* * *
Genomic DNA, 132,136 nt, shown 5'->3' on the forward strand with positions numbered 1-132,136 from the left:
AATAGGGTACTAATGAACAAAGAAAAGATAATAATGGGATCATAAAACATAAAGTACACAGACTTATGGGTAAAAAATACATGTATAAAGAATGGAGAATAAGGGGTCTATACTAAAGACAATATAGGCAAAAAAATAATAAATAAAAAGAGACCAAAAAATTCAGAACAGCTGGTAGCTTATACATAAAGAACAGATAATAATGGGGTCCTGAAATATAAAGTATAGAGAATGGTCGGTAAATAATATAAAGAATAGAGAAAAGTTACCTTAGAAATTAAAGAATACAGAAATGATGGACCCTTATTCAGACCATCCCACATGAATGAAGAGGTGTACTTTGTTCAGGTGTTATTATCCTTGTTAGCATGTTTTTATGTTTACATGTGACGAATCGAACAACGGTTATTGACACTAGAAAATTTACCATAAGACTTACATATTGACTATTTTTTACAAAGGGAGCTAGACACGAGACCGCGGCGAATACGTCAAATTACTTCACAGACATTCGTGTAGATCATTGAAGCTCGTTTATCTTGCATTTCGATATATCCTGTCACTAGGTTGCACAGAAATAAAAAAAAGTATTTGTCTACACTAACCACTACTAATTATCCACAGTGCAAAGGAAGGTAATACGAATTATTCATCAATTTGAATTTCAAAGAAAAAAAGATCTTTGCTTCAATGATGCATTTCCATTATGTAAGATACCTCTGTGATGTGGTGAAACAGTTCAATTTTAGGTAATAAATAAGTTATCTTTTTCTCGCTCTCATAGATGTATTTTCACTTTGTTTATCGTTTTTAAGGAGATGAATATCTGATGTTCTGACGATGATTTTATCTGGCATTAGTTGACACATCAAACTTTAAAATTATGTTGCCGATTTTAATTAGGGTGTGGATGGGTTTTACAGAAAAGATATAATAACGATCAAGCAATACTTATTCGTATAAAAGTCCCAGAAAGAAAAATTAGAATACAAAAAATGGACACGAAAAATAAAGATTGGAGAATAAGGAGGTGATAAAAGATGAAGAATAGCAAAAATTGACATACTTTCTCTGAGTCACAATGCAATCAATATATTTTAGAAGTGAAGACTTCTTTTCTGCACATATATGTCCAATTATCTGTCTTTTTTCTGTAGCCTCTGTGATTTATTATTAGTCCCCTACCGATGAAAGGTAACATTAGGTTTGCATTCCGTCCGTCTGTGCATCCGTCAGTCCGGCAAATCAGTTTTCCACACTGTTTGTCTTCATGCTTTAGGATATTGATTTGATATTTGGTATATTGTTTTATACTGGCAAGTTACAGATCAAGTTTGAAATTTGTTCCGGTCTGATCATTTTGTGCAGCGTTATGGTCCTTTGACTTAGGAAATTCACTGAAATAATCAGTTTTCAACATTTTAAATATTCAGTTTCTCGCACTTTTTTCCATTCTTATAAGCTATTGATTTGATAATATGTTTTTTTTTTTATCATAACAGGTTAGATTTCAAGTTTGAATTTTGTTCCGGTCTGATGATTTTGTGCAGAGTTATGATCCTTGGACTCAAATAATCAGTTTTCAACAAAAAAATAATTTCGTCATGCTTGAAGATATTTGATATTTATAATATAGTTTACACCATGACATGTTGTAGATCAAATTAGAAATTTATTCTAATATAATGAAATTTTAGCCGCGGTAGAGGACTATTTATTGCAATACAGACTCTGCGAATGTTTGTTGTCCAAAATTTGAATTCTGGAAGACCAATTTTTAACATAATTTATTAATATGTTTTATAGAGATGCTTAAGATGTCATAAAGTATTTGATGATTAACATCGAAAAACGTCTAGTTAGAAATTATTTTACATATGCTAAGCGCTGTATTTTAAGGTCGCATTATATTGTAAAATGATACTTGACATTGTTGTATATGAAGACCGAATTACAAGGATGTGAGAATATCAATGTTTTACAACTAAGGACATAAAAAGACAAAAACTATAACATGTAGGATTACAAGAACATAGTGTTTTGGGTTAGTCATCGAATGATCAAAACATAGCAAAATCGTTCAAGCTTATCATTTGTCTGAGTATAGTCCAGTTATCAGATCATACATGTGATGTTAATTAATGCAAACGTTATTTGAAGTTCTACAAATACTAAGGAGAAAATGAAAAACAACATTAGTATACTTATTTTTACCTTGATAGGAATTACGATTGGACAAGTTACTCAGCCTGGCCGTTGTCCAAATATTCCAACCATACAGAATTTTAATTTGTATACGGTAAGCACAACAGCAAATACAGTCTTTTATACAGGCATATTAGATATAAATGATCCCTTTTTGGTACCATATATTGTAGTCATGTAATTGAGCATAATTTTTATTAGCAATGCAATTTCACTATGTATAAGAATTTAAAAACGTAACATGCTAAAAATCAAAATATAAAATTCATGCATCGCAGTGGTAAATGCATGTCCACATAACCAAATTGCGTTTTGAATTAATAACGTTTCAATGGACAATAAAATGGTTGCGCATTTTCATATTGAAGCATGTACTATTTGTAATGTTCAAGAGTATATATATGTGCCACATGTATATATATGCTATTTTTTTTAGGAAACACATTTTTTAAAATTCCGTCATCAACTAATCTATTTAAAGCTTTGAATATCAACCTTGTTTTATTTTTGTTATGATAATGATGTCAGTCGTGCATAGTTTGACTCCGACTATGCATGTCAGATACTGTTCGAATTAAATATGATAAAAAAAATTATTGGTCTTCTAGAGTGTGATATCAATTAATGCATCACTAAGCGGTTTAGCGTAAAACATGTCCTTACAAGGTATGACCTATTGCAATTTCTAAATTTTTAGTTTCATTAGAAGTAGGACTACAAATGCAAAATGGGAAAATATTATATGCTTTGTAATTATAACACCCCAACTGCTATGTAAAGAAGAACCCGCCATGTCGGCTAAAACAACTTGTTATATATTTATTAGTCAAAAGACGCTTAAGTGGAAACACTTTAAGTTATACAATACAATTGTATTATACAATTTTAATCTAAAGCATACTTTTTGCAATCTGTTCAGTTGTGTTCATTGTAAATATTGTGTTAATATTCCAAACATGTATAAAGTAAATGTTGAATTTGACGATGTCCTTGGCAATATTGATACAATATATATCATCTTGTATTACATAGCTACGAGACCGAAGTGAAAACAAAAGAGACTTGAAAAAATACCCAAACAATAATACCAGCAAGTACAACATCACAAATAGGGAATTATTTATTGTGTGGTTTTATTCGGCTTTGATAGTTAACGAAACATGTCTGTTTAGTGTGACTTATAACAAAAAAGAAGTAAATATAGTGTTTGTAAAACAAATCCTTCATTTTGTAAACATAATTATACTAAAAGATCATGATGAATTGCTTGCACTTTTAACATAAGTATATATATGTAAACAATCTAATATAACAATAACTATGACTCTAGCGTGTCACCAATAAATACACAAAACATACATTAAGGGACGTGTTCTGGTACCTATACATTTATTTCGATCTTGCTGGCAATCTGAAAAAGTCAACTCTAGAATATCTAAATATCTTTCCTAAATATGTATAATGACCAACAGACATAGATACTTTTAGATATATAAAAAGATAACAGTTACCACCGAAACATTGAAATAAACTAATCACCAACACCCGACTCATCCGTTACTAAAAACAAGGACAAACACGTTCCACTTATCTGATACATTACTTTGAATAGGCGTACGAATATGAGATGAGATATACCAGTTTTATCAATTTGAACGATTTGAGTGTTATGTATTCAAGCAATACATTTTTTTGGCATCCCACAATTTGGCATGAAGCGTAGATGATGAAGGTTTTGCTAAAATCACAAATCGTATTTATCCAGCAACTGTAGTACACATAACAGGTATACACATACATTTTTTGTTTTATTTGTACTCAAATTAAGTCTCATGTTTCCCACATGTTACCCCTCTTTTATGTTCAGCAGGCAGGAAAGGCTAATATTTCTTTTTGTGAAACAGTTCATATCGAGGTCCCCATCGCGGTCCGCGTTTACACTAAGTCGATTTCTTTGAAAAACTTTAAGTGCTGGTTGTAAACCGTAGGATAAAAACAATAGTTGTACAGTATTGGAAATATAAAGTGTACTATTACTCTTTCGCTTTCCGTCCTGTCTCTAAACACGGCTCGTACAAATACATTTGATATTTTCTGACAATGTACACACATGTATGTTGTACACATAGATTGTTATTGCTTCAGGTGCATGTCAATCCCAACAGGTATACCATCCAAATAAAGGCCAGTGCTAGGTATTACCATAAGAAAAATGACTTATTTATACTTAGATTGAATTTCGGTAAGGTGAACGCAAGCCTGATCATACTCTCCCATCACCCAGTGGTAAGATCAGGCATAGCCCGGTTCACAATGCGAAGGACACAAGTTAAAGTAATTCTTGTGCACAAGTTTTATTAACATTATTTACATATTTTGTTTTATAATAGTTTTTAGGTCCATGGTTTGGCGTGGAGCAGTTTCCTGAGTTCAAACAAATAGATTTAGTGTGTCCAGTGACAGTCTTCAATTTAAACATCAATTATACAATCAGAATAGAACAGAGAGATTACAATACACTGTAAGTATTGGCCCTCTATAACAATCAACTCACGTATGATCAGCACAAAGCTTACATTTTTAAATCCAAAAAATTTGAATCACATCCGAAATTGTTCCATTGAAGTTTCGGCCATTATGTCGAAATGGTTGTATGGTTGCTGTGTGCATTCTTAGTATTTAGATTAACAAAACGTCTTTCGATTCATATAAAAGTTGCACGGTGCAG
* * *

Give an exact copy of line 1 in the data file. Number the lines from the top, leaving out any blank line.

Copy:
Genomic DNA, 132,136 nt, shown 5'->3' on the forward strand with positions numbered 1-132,136 from the left: